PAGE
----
- Part 4: five 30-second monologues. On the question paper, there are two tasks and for each task you have to match each of the five speakers to one of eight possible answers.
- Speaking consists of a 16-minute talk divided into four parts. The exam should be done in pairs or a trio.
- Part 1: brief introductory exchanges for 2 minutes. The examiner will ask questions to each of the candidates individually. You may have to give information about your interests, studies, careers, etc.
- Part 2: you have to speak for 1 minute without interruption about 2 out of 3 pictures provided to you, the interlocutor then asks the other candidate to comment on what you have said for about 30 seconds. After that, it’s your turn to comment on your peer’s long turn. The questions you have to answer about your photographs are written at the top of the page to remind you what you should talk about.
- Part 3: you will discuss some ideas based on written prompts with the other candidate for 2-3 minutes. After the discussion, the examiner will ask you another question which requires you to make a decision. You have 1-2 minutes to make a decision.
- Part 4: you will discuss for 5 minutes the topics from part 3 in more depth.
Paper-based or computer-based?
You can choose how you are taking this exam. There are not many differences, but you should think about which one is best for you. We usually take paper-based mocks so you might be more familiar with the hand-written model. However, if you have difficulties in writing and you believe you don’t have good handwriting, maybe you should opt for the computer-based exam, which is better in a way since it takes a shorter time to be graded. Therefore it provides you with the certificate much sooner, since it doesn’t have to be sent to Cambridge. But it’s definitely up to you.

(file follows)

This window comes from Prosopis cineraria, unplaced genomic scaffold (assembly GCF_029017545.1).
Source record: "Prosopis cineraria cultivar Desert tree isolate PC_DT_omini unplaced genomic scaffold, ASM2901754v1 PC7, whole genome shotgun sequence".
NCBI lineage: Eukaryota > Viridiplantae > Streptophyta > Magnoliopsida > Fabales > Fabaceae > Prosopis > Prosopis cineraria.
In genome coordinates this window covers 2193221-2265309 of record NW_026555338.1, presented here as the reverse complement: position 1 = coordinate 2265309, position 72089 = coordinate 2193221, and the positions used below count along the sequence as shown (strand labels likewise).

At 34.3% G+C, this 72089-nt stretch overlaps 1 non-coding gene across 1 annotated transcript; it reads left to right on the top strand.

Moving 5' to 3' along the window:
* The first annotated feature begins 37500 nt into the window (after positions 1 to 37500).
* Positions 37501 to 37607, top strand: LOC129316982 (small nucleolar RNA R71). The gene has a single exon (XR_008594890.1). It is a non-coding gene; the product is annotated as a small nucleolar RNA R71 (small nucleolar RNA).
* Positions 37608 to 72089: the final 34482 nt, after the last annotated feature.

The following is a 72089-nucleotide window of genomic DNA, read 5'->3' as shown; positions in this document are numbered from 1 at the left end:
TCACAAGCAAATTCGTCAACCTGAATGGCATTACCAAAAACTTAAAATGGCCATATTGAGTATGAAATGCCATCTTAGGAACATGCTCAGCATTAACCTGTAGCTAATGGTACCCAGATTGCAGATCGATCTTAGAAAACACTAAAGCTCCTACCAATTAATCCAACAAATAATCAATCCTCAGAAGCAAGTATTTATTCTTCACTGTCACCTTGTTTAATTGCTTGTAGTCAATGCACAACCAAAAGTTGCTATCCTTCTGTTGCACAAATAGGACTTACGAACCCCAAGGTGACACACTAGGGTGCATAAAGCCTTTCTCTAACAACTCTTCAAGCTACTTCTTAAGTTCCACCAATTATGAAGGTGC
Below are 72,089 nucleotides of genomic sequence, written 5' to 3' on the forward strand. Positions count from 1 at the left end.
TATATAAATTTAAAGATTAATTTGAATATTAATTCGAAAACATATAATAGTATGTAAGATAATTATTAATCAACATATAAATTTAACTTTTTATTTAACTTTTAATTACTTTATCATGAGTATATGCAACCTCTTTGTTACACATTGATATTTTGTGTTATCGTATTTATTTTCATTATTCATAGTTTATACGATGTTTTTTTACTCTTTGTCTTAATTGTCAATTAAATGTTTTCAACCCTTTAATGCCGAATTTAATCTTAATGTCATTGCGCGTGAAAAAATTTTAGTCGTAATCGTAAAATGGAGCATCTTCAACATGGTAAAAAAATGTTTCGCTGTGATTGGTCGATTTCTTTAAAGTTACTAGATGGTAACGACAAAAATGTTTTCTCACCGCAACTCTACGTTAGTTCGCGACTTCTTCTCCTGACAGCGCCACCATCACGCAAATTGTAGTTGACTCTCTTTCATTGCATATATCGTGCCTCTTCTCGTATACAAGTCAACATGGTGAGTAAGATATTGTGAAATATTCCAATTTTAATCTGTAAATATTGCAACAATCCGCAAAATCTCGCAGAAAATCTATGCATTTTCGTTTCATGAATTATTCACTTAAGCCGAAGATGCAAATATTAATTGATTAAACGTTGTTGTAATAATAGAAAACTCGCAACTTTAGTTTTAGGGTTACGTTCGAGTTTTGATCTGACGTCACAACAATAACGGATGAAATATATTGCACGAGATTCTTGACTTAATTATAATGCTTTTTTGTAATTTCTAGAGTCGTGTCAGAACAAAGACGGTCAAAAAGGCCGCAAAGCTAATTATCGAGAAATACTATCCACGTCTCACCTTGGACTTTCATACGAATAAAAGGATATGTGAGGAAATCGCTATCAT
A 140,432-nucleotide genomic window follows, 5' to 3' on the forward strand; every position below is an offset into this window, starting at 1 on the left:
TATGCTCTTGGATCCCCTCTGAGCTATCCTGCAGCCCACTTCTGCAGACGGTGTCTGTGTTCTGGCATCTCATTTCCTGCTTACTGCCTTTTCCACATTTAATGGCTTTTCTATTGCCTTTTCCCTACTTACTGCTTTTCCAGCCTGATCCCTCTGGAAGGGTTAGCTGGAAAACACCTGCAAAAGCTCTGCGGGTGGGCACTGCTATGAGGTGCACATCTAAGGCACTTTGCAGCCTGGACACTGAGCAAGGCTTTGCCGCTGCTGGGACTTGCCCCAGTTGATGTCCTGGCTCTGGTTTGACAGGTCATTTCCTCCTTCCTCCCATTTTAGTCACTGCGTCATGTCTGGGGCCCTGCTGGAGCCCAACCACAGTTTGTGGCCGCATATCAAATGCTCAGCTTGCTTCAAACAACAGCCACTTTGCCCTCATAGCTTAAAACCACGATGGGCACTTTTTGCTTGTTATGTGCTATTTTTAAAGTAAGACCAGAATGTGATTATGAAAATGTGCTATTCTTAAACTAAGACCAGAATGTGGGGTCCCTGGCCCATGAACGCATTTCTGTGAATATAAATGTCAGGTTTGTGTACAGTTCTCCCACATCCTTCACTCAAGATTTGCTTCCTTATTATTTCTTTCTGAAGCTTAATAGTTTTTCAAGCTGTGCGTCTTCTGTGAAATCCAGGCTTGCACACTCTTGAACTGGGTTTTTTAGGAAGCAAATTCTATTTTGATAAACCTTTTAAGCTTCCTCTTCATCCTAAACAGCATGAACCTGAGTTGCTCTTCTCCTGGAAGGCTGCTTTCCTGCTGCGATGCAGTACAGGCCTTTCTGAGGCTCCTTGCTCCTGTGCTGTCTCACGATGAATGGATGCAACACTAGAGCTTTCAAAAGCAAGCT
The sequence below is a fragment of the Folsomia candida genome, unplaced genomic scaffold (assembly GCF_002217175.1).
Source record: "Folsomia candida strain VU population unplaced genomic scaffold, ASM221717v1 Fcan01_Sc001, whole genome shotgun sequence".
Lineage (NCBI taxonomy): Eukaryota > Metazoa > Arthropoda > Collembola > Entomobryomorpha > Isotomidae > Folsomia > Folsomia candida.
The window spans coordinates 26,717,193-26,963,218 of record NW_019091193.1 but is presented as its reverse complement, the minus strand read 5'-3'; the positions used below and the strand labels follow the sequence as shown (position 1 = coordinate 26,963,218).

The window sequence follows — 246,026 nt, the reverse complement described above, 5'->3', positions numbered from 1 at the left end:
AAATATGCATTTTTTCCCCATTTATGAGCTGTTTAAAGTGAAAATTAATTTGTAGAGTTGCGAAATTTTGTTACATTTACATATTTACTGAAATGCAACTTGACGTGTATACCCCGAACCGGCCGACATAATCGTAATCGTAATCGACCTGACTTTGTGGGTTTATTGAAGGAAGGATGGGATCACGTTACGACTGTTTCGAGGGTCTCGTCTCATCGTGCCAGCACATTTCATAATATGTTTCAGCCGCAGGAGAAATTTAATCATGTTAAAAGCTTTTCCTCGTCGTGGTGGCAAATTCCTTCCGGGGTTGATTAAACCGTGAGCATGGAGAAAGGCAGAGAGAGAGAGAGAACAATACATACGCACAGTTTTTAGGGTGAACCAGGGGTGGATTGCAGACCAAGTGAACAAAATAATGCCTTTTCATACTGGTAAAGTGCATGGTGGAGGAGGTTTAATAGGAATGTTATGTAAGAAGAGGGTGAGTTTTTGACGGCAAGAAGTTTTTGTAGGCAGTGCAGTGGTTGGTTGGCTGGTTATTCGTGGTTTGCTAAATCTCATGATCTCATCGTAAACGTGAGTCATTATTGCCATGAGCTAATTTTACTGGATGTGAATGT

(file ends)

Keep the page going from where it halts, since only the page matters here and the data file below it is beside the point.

How are the grades calculated and the Certificates awarded?
Your overall performance is calculated by averaging the scores you achieve in Reading, Writing, Listening, Speaking, and Use of English. The weighting of each of the four skills and Use of English is equal.
The exam is targeted at Level C1 of the CEFR. The examination also provides reliable assessment at the level above C1 (Level C2) and the level below (Level B2). Scores between 142 and 159 are also reported for C1 Advanced. You will not receive a certificate, but your Cambridge English Scale score will be shown on your Statement of Results.
Your Statement of Results contains the following information:
- your score on the Cambridge English Scale for each of the four skills (reading, writing, listening and speaking) and Use of English;
- your grade (A, B, C, Level B2) for the overall exam;
- your CEFR level for the overall exam.
How much does it cost? Is it even worth it?
When you register for the C1 Advanced, you will need to pay a fee of around €150, but it varies depending on the currency and the center. For that reason, on the Cambridge website, you can find a center near you and check all the requirements and values accurately.
Independently of the price it is a certificate worth having because it shows the worlds that you can
- follow an academic course at university level;
- communicate effectively at a managerial and professional level;
- participate with confidence in workplace meetings or academic tutorials and seminars;
- express yourself with a high level of fluency.
Also, it is a certificate that does not expire, so the price is fair!
How to study for the CAE?
You can take a course, or study by yourself using books provided by Cambridge Assessment English:
Well, I will be talking more extensively about each part in the following posts. However, should you have any questions about the exams, feel free to leave a comment and ask! I’d love to hear from you and help you out with whatever you may want to know about them!
That’s it for today! Please like the post and follow the blog on:
You can also listen to this post at Anchor!!!
Have a great week,